Dear Non-Spanish Speaking Latinx Folks: You ARE Enough

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Dear Non-Spanish Speaking Latinx Folks, You ARE Enough
Self

“It’s a shame when Latinos can’t speak Spanish.”

“You’re not Latino if you don’t speak Spanish.”

“How are you Latino but you don’t speak Spanish?”

These are the hurtful words that many Latinx people use towards other non-Spanish speaking Latinx folks to shame them for not knowing Spanish.

I’ve heard this directed toward me and toward other folks in my life many times, and all it has successfully done was make other Latinx folks feel inferior and less than.

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In 2006, 78 percent of Latinx folks spoke Spanish at home. By 2015, that number had dropped to 73 percent. As more Latinx folks assimilate, more are struggling with an identity crisis. 

Many non-Spanish speaking Latinx folks are starting to feel disconnected from their native country because they are unable to communicate with their elders or other people from that country. 

Some Latinx folks are even going as far as shaming other Latinx folks who cannot speak Spanish. 

Making non-Spanish speaking Latinx folks feel inferior to Spanish speaking Latinx folks is not what we need right now.

In the time of racial reckoning in this country, the Latinx community needs to stand together against anti-Black racism, against white supremacy, against misogyny and more. There’s so many horrifying things going on in the world right now — we do not need to shame one another. 

The Latinx community needs to be united for bigger causes, not divided over infinitesimal details. 

For many second- and third-generation Americans, the connection to their country of origin can be pretty difficult to obtain. While the culture and values are upheld growing up, some folks may not be able to obtain the language skills for many different reasons. 

Let’s take a step back and examine a few reasons why Latinx folks may not obtain the Spanish speaking language skill:

1. Not all Latin countries speak Spanish.

First of all, it’s important to understand that there are Latin countries that do not speak Spanish. Brazil does not speak Spanish; they speak Portuguese. 

2. Some Latinx folks are transracial adoptees.

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I remember one time I met someone who identified as Mexican-American at my job. Someone had ordered food from a Latin restaurant and went straight up to him looking for directions thinking he spoke Spanish, but he didn’t.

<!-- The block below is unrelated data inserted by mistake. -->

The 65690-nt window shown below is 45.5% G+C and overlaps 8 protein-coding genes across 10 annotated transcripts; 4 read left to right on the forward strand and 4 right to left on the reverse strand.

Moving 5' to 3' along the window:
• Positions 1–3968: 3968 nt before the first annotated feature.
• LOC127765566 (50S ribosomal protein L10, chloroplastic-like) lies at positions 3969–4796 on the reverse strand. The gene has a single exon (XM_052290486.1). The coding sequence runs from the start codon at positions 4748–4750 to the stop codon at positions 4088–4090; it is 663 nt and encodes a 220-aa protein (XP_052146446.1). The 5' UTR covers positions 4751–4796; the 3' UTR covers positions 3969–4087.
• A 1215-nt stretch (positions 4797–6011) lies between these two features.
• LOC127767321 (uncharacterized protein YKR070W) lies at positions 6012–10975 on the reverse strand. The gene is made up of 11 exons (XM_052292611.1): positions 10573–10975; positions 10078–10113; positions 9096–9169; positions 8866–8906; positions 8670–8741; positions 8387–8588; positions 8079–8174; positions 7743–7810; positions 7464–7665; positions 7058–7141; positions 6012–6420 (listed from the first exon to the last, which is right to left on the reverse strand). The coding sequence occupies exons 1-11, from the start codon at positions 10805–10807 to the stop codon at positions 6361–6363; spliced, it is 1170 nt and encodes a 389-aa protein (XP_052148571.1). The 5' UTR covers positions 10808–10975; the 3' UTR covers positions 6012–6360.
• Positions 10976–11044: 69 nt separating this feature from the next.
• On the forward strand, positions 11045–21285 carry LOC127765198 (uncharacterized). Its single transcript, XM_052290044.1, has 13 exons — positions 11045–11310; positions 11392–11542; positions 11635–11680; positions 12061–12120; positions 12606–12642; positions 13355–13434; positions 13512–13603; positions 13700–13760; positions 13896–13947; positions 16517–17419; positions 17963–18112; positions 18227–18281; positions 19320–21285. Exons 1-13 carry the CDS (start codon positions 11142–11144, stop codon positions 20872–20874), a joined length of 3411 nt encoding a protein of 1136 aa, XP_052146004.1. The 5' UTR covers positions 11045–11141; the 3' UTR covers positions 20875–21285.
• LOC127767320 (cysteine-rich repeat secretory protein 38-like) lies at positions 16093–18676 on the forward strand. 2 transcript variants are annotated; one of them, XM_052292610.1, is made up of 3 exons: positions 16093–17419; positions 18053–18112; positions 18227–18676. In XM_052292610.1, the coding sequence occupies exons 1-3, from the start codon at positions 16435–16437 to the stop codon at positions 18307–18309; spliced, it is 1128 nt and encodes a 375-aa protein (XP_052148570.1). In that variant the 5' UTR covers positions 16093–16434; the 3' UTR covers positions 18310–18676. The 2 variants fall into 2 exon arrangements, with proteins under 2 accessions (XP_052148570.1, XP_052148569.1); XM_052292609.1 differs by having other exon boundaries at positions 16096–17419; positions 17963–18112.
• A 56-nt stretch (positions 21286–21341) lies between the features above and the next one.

He later explained to me that he was adopted by white parents, so he never actually learned anything outside of English. This is a fact for many people who are adopted. Sometimes you don’t really get to learn the language of your country because you were raised by a different family in a different culture, and that’s okay. 

3. Some Latinx folks are multiracial.

There are many multiracial Latin folks out there who grow up with parents who speak multiple languages. It’s a hard decision to make for parents to decide which language to teach their children, but it’s a personal one. 

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4. The discrimination Spanish speaking people face is absolutely real.

During the Trump administration, discrimination against Spanish speakers heightened. Two American women were arrested by border patrol agents, all for speaking Spanish. Another time, A Spanish speaker was told to “go back to your country!”. There are countless stories of discrmination people have faced all because of their ability to speak Spanish.

While some might say it’s a plus to be bilingual for job searching, the dominant narrative used by the Trump administration toward immigrants has easily “othered” the Latinx community within society.

That being said, some parents make the strategic decision to not teach their children Spanish because they are afraid to see their children be discriminated against after working so hard to create a life for them.      

I would be included in the non-Spanish speaking Latinx community. While I don't feel any less Latinx, there are plenty of times where I have been made to feel that way. As an Asian-American Latina, my personal experience with language was complicated. My parents had three languages to choose from for me to learn but because of the discrimination non-English speakers face, my parents decided to solely teach me English. 

For folks who were taught Spanish as they were growing up, that's great, but shaming people for not speaking Spanish will not accomplish anything. It's very toxic to point at someone and invalidate their identity because they didn't learn Spanish.

And for folks who didn't learn Spanish growing up, it doesn't make you any less Latinx. 

Lastly, it’s never too late to learn Spanish! Picking up a language is not easy but with time and practice, you will learn. Let’s not forget that Selena and Jennifer Lopez had to learn Spanish because they weren’t taught it growing up. If they can learn it, so can you. 

Just remember, you are Latinx, Eres poderoso (you are powerful), you ARE enough. 

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Angelique Beluso is a sex educator and writer who covers feminism, pop culture and relationship topics. Follow her @AngeliqueBeluso.